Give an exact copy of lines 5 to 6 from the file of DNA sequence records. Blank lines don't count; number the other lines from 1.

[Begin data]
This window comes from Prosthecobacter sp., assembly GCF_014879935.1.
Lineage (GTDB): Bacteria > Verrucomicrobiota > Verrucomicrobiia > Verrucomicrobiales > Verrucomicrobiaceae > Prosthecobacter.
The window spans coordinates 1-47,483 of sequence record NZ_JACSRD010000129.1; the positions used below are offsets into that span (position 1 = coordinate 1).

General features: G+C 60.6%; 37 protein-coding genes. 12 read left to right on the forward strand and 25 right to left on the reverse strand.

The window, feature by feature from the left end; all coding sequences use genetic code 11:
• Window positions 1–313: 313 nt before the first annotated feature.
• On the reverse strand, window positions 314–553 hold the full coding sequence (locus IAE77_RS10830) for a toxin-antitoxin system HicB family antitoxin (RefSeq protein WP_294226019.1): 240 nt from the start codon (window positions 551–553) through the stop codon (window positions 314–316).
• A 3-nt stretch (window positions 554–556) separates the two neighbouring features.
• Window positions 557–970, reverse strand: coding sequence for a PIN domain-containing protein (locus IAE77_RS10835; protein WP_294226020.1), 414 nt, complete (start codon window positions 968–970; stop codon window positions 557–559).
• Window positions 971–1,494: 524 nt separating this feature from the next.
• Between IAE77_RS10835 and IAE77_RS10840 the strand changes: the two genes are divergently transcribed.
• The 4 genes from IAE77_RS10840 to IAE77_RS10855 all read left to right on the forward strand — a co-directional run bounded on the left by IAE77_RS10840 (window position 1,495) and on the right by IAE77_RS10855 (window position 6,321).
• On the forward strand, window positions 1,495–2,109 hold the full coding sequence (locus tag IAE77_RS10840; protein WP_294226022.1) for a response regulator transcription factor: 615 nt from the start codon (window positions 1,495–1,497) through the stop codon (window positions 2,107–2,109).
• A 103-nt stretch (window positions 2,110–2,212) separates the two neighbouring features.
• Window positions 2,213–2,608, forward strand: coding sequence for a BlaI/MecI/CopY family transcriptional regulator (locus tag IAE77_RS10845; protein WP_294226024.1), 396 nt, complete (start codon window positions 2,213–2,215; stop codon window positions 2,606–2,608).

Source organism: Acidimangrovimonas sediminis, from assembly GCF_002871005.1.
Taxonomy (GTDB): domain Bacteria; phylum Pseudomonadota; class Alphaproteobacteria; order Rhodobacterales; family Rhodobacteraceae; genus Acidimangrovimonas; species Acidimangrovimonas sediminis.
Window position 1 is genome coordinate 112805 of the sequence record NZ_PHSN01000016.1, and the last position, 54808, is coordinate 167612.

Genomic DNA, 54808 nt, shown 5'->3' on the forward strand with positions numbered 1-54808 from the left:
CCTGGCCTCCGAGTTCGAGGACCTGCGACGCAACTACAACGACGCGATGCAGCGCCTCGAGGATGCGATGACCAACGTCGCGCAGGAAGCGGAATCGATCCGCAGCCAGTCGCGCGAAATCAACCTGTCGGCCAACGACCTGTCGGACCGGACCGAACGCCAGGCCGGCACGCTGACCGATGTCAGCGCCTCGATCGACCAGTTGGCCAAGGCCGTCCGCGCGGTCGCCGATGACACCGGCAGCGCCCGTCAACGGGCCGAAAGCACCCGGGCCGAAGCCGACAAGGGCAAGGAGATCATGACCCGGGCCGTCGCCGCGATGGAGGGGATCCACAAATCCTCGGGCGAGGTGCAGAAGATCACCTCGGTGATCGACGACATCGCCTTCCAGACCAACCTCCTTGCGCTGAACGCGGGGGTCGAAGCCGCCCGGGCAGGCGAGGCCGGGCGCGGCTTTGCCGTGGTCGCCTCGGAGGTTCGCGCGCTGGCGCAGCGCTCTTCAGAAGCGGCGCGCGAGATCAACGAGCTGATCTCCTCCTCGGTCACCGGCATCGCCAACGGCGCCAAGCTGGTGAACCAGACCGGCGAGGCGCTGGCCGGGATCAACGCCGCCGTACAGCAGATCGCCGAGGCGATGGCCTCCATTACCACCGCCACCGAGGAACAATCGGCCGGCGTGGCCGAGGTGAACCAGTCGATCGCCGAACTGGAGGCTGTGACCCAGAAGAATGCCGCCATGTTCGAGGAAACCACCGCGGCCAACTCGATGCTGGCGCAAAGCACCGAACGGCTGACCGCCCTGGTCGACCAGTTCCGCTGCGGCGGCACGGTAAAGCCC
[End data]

The window, feature by feature from the left end; all coding sequences use genetic code 11:
• Window positions 1–313: 313 nt before the first annotated feature.